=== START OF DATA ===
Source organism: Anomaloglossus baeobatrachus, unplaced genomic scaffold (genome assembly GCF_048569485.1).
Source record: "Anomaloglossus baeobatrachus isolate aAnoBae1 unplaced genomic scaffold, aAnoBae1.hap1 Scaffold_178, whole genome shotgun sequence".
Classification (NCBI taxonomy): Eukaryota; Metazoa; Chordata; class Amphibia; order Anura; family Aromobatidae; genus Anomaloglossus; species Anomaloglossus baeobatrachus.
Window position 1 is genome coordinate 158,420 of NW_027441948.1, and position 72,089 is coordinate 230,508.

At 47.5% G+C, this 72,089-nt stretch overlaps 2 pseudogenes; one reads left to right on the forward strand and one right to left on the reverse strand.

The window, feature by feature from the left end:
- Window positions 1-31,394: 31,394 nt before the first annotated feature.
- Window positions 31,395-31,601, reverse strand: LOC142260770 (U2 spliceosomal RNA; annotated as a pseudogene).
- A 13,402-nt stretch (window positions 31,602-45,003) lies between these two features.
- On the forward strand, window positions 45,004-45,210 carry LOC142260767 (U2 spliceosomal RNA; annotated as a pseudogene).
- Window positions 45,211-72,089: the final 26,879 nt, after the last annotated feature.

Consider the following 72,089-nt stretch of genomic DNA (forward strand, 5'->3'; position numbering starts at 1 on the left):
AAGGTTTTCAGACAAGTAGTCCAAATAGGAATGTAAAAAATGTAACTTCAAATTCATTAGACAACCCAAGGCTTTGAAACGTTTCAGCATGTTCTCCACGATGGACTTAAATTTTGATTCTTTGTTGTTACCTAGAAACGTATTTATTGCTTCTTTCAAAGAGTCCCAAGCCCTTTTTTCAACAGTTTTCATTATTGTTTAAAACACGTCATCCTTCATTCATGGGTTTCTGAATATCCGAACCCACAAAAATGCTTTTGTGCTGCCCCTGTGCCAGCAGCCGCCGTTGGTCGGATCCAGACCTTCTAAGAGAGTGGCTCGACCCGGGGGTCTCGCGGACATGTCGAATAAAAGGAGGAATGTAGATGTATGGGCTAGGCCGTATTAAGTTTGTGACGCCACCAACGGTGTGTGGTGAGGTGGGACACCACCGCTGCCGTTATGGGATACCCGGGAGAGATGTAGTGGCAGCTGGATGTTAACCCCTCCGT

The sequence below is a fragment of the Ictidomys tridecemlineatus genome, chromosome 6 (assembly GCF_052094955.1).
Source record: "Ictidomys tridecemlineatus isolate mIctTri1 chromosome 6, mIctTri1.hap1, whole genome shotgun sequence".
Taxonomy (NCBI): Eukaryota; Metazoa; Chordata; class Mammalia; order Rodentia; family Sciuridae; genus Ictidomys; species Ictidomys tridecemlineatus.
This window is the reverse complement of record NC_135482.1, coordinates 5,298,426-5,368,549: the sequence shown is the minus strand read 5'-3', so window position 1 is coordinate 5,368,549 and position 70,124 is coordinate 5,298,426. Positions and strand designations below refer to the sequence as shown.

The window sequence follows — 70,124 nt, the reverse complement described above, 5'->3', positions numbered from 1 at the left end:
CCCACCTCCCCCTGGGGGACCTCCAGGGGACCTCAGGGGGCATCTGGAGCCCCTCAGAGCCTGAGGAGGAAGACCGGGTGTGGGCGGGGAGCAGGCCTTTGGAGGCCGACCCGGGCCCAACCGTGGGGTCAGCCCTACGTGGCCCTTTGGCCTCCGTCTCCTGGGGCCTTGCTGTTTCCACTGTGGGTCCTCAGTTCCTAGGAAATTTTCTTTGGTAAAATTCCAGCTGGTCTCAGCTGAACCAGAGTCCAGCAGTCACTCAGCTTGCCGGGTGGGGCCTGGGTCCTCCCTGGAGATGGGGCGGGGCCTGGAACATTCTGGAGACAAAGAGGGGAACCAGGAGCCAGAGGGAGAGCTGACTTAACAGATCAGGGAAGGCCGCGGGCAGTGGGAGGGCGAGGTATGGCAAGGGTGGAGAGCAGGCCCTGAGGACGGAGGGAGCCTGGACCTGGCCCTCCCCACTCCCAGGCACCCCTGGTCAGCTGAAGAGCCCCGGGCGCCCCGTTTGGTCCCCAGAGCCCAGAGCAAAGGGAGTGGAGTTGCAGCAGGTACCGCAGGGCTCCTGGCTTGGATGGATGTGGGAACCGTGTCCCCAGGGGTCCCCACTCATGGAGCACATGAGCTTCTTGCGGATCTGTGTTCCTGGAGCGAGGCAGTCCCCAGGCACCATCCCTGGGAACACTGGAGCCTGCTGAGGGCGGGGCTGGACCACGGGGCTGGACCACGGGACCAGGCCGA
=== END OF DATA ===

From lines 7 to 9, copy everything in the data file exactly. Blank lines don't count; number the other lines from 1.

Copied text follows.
- Window positions 1-31,394: 31,394 nt before the first annotated feature.
- Window positions 31,395-31,601, reverse strand: LOC142260770 (U2 spliceosomal RNA; annotated as a pseudogene).
- A 13,402-nt stretch (window positions 31,602-45,003) lies between these two features.